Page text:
In part I of Your Biggest Financial Asset is Not Your Home we learned that your biggest asset is your paycheck and Disability Insurance was one way to protect that paycheck if you become unable to work due to an injury or illness. In Part II we will look at some common defintions, how Disability Insurance is priced and what qualifies you to start collecting benefits.
Primary Disability Pricing Factors
Occupation – Even though nearly 90% of disabling accidents and illnesses are not work related, what you do as an occupation does have a large impact on disability insurance rates. Occupations that are more hazardous and physically demanding will have higher rates than someone who works primarily in an office.
Health – Similar to life insurance, disability insurance will review your medical history, including build and tobacco use. For larger disability policies they may also require a paramedic exam (blood & urine).
Benefit Amount – This is the portion of your salary covered by the disability insurance. Generally, you can replace between 45%-75% of your salary, and benefits are normally paid on a monthly basis. Disability policies normally do not replace a 100% of your income because most individual policy benefits are paid tax-free.
Benefit Length – This is the length of time you will receive payments from your disability policy. Generally, you can choose from: six months, one-, two-, five- and 10 years, or to age 65. A general rule of thumb is any policy less than 2 years is “Short Term Disability” and over 2 years is “Long Term Disability”.
Waiting Period – Most insurance policies have a deductible that requires you to pay a specific amount out of pocket before the insurance will start paying any benefits. The waiting period for disability insurance is the same thing as a normal insurance deductible except it is based on time instead of dollars. Generally, you can choose to wait 30, 60, 90 or 180 days before you start receiving disability benefits. The longer the waiting period, the lower the price for the insurance.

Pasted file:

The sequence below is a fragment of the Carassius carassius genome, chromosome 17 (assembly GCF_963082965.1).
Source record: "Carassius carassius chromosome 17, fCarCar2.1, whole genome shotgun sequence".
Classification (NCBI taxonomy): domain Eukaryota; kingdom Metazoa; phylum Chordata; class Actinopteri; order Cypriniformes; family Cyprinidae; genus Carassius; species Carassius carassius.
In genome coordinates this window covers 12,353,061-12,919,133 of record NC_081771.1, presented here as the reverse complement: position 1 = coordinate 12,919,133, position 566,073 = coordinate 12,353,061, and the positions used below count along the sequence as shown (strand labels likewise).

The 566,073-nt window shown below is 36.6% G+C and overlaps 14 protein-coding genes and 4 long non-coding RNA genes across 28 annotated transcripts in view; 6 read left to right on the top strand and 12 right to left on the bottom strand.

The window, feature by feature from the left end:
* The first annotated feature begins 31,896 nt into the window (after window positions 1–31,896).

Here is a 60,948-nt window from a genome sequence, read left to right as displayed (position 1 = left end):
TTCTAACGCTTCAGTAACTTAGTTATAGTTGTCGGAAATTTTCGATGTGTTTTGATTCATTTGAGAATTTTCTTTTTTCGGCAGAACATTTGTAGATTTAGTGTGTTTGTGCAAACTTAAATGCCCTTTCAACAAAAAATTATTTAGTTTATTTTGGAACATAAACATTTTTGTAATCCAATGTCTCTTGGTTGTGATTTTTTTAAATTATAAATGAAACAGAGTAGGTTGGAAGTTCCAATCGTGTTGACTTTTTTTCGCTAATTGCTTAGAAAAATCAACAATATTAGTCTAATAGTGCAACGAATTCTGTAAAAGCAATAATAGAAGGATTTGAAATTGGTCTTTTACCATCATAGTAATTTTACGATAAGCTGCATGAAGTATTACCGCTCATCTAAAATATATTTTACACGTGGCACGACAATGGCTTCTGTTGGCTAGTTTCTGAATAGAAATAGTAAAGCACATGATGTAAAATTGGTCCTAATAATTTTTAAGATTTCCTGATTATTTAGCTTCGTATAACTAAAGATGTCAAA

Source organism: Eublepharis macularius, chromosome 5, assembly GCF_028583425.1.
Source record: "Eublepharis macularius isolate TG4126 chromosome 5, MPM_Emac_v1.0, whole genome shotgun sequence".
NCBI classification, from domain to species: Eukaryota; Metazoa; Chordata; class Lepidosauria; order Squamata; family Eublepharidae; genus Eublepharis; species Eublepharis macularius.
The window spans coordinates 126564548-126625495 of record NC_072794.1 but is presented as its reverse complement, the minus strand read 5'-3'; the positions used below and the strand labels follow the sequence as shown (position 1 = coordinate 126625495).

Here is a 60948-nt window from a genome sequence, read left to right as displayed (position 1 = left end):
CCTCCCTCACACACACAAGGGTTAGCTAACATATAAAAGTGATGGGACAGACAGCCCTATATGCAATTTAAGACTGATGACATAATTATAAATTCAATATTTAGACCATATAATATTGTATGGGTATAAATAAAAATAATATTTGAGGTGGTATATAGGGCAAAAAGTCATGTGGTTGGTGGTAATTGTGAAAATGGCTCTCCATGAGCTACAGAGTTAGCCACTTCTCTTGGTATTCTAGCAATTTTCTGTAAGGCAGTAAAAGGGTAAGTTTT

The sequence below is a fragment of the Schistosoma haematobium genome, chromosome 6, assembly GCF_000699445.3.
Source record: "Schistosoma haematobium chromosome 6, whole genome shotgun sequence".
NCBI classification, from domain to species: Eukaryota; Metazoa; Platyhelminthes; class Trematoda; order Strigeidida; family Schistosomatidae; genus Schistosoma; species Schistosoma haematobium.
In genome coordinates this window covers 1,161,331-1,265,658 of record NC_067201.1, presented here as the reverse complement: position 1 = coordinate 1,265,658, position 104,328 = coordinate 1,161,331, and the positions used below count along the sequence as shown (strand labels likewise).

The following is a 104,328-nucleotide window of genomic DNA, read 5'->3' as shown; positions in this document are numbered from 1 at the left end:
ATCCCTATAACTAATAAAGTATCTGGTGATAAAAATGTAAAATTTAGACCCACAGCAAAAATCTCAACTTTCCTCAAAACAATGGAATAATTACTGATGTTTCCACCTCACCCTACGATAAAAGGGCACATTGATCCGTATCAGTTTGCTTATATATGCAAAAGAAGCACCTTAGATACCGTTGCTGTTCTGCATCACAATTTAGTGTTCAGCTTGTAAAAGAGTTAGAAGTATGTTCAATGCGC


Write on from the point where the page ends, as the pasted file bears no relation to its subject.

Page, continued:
What Qualifies as being Disabled?
When shopping disability insurance, it is critical to understand what qualifies as being “disabled,” because this definition will determine if and when you will receive benefits from your policy. Most policies will define “disabled” as either when you cannot perform your own occupation (Own Occ) or when you cannot perform any occupation (Any Occ).
A policy with an “Own Occ” disability definition has much broader coverage than a policy with an “Any Occ” definition. It is important to know the definition of “disabled” when shopping disability insurance and not focus solely on the price. Otherwise, you could be paying for a policy that might not replace your paycheck when you need it.
Overall, Disability Insurance is one of the most important but one of the least talked about insurance coverages. Most people either believe the odds of becoming disabled are negligible or a program like Social Security Disability will replace their entire income if they are unable to work. However, just like so many things in life, education is key. As we finish up Disability Awareness Month, please consider sharing this article or the official Disability Insurance Awarness website with a friend or family member that needs to protect their paycheck.